UCLA and Southern California are planning to leave the Pac-12 for the Big Ten Conference in a surprising move that could lead to another major realignment of college sports.
A person who has been briefed on the discussions between USC, UCLA and the Big Ten said the schools have taken steps to request an invitation to join the conference. The person spoke to The Associated Press on Thursday on condition of anonymity because the schools’ talks with the Big Ten have not been made public.
The move would come as soon as 2024, after the Pac-12’s current media rights contracts with Fox and ESPN expire, and increase the size of the Big Ten to 16 schools.
The decision by the Los Angeles schools — two of the NCAA’s most decorated athletic programs — comes almost a year after Oklahoma and Texas formally accepted invitations to join the Southeastern Conference in July 2025.
The Big Ten would become the first conference to stretch from the Atlantic to the Pacific, build on previous expansion into the nation’s largest media markets and help the league keep pace with the SEC as one of the most powerful entities in college sports.
Big Ten leadership, including the council of presidents and chancellors, would still have to sign off on extending an invitation to the two schools.
The Big Ten has expanded twice in recent years, with Nebraska joining in 2011 and Maryland and Rutgers in 2014.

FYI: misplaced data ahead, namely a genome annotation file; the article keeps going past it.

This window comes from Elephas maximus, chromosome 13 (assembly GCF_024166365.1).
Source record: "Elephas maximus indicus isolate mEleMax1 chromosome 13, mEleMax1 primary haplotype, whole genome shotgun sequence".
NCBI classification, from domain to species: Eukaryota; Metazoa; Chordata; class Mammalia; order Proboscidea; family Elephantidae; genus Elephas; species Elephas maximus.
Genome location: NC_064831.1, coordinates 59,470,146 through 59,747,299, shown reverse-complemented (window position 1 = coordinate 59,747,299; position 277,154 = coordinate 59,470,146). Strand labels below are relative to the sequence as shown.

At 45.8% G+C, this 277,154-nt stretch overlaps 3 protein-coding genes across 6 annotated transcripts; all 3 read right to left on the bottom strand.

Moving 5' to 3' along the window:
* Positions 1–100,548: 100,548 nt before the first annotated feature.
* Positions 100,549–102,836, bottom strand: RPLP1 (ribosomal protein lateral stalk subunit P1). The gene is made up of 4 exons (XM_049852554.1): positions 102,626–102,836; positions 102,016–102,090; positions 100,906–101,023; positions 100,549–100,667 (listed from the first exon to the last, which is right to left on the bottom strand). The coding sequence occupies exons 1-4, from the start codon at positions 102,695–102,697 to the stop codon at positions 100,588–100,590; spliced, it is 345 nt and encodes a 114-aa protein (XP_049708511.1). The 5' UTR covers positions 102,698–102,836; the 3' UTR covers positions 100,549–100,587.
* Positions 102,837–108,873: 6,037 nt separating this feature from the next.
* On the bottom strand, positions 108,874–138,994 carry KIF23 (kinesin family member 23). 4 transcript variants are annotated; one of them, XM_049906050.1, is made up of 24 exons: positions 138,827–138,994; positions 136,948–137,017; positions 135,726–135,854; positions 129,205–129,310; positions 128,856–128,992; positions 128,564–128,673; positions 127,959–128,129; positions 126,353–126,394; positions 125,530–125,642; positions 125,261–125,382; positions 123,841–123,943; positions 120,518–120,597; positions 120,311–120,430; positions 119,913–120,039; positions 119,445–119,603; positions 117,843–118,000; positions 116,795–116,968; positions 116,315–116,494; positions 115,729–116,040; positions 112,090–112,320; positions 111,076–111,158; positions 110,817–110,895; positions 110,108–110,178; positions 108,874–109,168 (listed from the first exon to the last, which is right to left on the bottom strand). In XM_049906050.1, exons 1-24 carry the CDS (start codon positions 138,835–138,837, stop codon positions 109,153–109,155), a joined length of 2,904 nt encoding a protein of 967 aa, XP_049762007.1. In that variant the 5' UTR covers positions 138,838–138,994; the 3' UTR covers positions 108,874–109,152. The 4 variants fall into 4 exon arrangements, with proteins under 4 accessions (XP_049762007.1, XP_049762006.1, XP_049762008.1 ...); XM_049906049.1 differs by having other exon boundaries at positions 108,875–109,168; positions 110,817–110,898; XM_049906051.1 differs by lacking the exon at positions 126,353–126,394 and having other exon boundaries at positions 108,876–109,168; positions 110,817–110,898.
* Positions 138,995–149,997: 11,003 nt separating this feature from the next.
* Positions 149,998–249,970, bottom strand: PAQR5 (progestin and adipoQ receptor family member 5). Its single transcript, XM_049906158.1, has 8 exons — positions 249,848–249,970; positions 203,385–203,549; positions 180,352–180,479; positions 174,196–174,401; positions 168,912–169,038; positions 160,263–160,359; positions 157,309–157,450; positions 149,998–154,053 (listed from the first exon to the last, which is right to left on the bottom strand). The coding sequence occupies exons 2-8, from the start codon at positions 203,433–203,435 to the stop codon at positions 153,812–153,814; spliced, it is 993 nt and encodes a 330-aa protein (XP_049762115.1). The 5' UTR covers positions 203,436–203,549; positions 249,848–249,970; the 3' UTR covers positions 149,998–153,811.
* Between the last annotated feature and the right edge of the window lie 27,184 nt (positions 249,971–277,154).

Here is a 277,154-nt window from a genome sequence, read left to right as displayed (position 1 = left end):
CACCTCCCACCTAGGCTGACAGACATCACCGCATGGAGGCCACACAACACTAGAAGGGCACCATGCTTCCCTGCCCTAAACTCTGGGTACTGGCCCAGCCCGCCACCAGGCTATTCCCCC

USC and UCLA fit the Big Ten’s academic profile. Both schools are among the 65 members of the Association of American Universities, which is made up of top research universities. All Big Ten schools except Nebraska are members.
The move to the Big Ten would greatly enhance USC and UCLA’s revenues.
The Pac-12 distributed only $19.8 million per school in fiscal year 2021, by far the least among Power 5 conferences. The Big Ten’s per-school distribution was $46.1 million, second only to the SEC’s $54.6 million.
The Pac-12 has had difficulty getting its conference television network untracked while the Big Ten Network is the most established of the conference networks.
USC and UCLA would be taking a step up in football, both in visibility and competition.
“Pac-12 After Dark” televised games that kick off in the middle to late evenings in most of the country have made it difficult for the conference to get exposure. The Pac-12 has had teams in the College Football Playoff just twice — Oregon (2014 season) and Washington (2016).
Losing flagship schools like USC and UCLA would be a major blow to the Pac-12, which has had a long and amicable relationship with the Big Ten best exemplified by its Rose Bowl partnership.
The Big Ten, Pac-12 and Atlantic Coast Conference last August formed an alliance in the wake of Oklahoma and Texas joining the SEC. The conferences said the 41 members would take a collaborative approach to charting the future of athletics. The three conferences set up scheduling arrangements in some sports and have pooled resources to promote athlete welfare.
Less than a year later, the future of the alliance would appear uncertain if the Big Ten takes two of the Pac-12′s biggest brands.
USC and UCLA would be severing conference relationships that go back a century.
USC joined California, Oregon, Oregon State, Stanford, Washington and Washington State in the Pacific Coast Conference in 1922, followed by UCLA in 1928. They went together in 1959 into the Athletic Association of Western Universities, which melded into the Pac-8 in 1968, the Pac-10 in 1978 and Pac-12 in 2011.